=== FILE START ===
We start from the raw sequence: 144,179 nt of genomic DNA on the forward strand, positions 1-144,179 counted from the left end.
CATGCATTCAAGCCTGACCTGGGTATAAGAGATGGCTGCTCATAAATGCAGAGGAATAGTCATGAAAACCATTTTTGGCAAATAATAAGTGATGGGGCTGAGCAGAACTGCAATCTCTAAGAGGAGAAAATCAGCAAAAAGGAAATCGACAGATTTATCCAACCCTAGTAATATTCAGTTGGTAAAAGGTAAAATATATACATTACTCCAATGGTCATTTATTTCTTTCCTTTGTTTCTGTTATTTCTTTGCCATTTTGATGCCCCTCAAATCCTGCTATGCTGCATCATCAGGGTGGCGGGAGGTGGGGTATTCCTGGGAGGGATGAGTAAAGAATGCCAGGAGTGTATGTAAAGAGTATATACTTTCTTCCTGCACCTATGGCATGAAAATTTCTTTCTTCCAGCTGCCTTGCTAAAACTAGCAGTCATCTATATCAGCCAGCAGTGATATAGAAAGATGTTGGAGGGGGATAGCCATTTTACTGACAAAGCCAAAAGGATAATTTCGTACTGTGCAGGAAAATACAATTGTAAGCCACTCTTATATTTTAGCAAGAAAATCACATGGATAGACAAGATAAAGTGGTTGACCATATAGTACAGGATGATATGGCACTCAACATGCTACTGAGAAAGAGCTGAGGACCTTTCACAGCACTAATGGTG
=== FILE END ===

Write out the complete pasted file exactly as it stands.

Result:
We start from the raw sequence: 144,179 nt of genomic DNA on the forward strand, positions 1-144,179 counted from the left end.
CATGCATTCAAGCCTGACCTGGGTATAAGAGATGGCTGCTCATAAATGCAGAGGAATAGTCATGAAAACCATTTTTGGCAAATAATAAGTGATGGGGCTGAGCAGAACTGCAATCTCTAAGAGGAGAAAATCAGCAAAAAGGAAATCGACAGATTTATCCAACCCTAGTAATATTCAGTTGGTAAAAGGTAAAATATATACATTACTCCAATGGTCATTTATTTCTTTCCTTTGTTTCTGTTATTTCTTTGCCATTTTGATGCCCCTCAAATCCTGCTATGCTGCATCATCAGGGTGGCGGGAGGTGGGGTATTCCTGGGAGGGATGAGTAAAGAATGCCAGGAGTGTATGTAAAGAGTATATACTTTCTTCCTGCACCTATGGCATGAAAATTTCTTTCTTCCAGCTGCCTTGCTAAAACTAGCAGTCATCTATATCAGCCAGCAGTGATATAGAAAGATGTTGGAGGGGGATAGCCATTTTACTGACAAAGCCAAAAGGATAATTTCGTACTGTGCAGGAAAATACAATTGTAAGCCACTCTTATATTTTAGCAAGAAAATCACATGGATAGACAAGATAAAGTGGTTGACCATATAGTACAGGATGATATGGCACTCAACATGCTACTGAGAAAGAGCTGAGGACCTTTCACAGCACTAATGGTG